There are almost 50 different reasons for a bridge to fail. The amount of abuse your teeth and dental work take on a daily basis is immense. We can exert up  300 pounds per square inch on our teeth. It is a testament to dentistry that anything lasts in the mouth for any length of time. Statically dental bridges only last on average 7 to 10 years. They have the highest cost per year of use of anything in dentistry averaging  300 to 500 dollars a year prorated.

In my experience 

I have heard many excuses for why something happened to a tooth that belie the actual facts. Usually there are extenuating circumstances that need to be factored in.  Too often we try to fix blame on someone else at their great expense when we have to assume greater responsibility for our own situation.

What do I think happened to Mr. Kucinich’s  bridge?

Was Mr. Kucinich’s bridge about to fail anyway? We will never know, but based on my experience with bridge failures, I think yes. With the limited information, I would bet that the tooth that split either had a preexisting crack in it or a post that cracked the root, or was so overloaded that it would fail without provocation. These conditions are perfect for the resultant failure.  In other words failure was eminent. The olive pit was just a catalyst, not the real cause.

Why bridges fail

I have listed on a separate PDF on my website the reasons that a bridge or crown can fail in no particular order.
You can click the link below to get a printable copy.
view pdf

What you can do in you have or need a bridge

If you have a dental bridge, make sure your dental office  is doing a thorough job of checking your bridge  and recommending proper care. This includes taking x-rays at regular intervals (average once a year). Ask your dentist to show you the x-rays and explain what is on them. Digital x-rays are a huge advantage as everyone can easily see the teeth and restorations.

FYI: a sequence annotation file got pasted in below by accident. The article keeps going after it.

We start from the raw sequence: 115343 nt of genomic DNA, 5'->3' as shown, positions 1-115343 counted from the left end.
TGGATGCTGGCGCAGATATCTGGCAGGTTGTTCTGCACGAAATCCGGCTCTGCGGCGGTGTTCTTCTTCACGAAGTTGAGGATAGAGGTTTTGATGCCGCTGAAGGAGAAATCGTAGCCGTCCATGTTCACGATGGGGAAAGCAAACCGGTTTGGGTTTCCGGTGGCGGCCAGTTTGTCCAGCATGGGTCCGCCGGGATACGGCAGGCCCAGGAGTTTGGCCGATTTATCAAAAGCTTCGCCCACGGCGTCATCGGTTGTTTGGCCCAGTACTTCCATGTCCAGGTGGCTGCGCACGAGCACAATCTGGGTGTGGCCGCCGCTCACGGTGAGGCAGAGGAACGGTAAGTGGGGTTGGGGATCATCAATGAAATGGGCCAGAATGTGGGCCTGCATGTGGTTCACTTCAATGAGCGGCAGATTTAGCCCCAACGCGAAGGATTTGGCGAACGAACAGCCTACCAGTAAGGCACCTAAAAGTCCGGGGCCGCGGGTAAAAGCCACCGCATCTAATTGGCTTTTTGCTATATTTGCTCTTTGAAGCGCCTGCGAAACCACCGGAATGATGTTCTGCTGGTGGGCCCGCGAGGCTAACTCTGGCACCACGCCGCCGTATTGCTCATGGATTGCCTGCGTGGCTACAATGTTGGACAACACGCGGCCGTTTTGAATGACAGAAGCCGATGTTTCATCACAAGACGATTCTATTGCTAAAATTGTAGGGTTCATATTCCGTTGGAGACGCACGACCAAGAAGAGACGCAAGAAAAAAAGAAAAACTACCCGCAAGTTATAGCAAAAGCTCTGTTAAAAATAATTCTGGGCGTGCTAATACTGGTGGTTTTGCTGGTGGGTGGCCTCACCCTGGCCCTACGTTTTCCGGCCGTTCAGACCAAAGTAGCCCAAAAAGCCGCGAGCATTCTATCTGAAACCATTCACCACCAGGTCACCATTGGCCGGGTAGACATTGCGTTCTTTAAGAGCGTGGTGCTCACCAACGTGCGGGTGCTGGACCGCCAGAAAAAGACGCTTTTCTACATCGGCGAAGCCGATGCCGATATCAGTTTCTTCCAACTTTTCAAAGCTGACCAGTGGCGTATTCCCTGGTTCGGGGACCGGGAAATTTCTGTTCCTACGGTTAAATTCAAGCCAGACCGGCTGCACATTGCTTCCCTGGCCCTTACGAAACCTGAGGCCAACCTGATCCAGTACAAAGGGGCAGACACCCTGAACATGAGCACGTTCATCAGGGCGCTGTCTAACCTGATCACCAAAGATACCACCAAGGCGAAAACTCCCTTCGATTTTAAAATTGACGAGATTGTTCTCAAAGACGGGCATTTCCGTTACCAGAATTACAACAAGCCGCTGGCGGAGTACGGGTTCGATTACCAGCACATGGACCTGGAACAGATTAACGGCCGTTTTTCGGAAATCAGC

If you need a dental bridge or you need one replaced, go to the most competent dentist you can find and pay a little more if you need to. Your chance of success goes up with the competence of your dentist, as he/she will be more careful about assessing your chances of success with a bridge and will be more assertive in making sure you take care of it properly.

Alternatives to bridges

Inquire about dental implants or other alternatives.  The initial cost of dental implants is about the same as a bridge, however the longevity of them and the other teeth is much greater. Don’t be afraid of getting a second opinion.
Before having a dental bridge placed.
It is important that a thorough assessment be done prior to dental bridge placement to insure that longevity is maximized. The patient has a responsibility to maintain dental work properly with homecare and diet as well as regular checkups.  

Learn more about dental bridges

I welcome your comments.

1 comment:

  1. It's such an interesting post. I really like it. You shared a really good information i did get lots of good points from here.Thank you and keep sharing.

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About Me

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Born in the Midwest. Married with 6 children and 3 grandchildren. Attended Maine West High School, Harper Jr College, Northern Illinois University, the University of Illinois College of Dentistry. Practice in Crystal Lake, Illinois.